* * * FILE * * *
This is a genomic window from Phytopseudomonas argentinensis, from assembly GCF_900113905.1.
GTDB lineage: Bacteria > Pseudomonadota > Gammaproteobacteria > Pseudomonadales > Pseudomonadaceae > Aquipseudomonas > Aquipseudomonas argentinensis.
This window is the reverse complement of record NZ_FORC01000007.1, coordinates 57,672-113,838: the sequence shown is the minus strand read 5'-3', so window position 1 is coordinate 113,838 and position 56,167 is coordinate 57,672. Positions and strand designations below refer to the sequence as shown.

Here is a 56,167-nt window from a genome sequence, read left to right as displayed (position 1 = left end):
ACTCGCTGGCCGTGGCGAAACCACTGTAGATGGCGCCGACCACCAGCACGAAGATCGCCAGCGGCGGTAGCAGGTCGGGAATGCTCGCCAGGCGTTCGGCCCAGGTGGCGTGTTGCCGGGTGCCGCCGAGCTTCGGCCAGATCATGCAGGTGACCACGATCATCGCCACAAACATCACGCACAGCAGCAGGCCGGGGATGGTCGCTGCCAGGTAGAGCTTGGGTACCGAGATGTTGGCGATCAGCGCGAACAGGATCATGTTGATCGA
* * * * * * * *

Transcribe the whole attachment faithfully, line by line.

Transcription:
This is a genomic window from Phytopseudomonas argentinensis, from assembly GCF_900113905.1.
GTDB lineage: Bacteria > Pseudomonadota > Gammaproteobacteria > Pseudomonadales > Pseudomonadaceae > Aquipseudomonas > Aquipseudomonas argentinensis.
This window is the reverse complement of record NZ_FORC01000007.1, coordinates 57,672-113,838: the sequence shown is the minus strand read 5'-3', so window position 1 is coordinate 113,838 and position 56,167 is coordinate 57,672. Positions and strand designations below refer to the sequence as shown.

Here is a 56,167-nt window from a genome sequence, read left to right as displayed (position 1 = left end):
ACTCGCTGGCCGTGGCGAAACCACTGTAGATGGCGCCGACCACCAGCACGAAGATCGCCAGCGGCGGTAGCAGGTCGGGAATGCTCGCCAGGCGTTCGGCCCAGGTGGCGTGTTGCCGGGTGCCGCCGAGCTTCGGCCAGATCATGCAGGTGACCACGATCATCGCCACAAACATCACGCACAGCAGCAGGCCGGGGATGGTCGCTGCCAGGTAGAGCTTGGGTACCGAGATGTTGGCGATCAGCGCGAACAGGATCATGTTGATCGA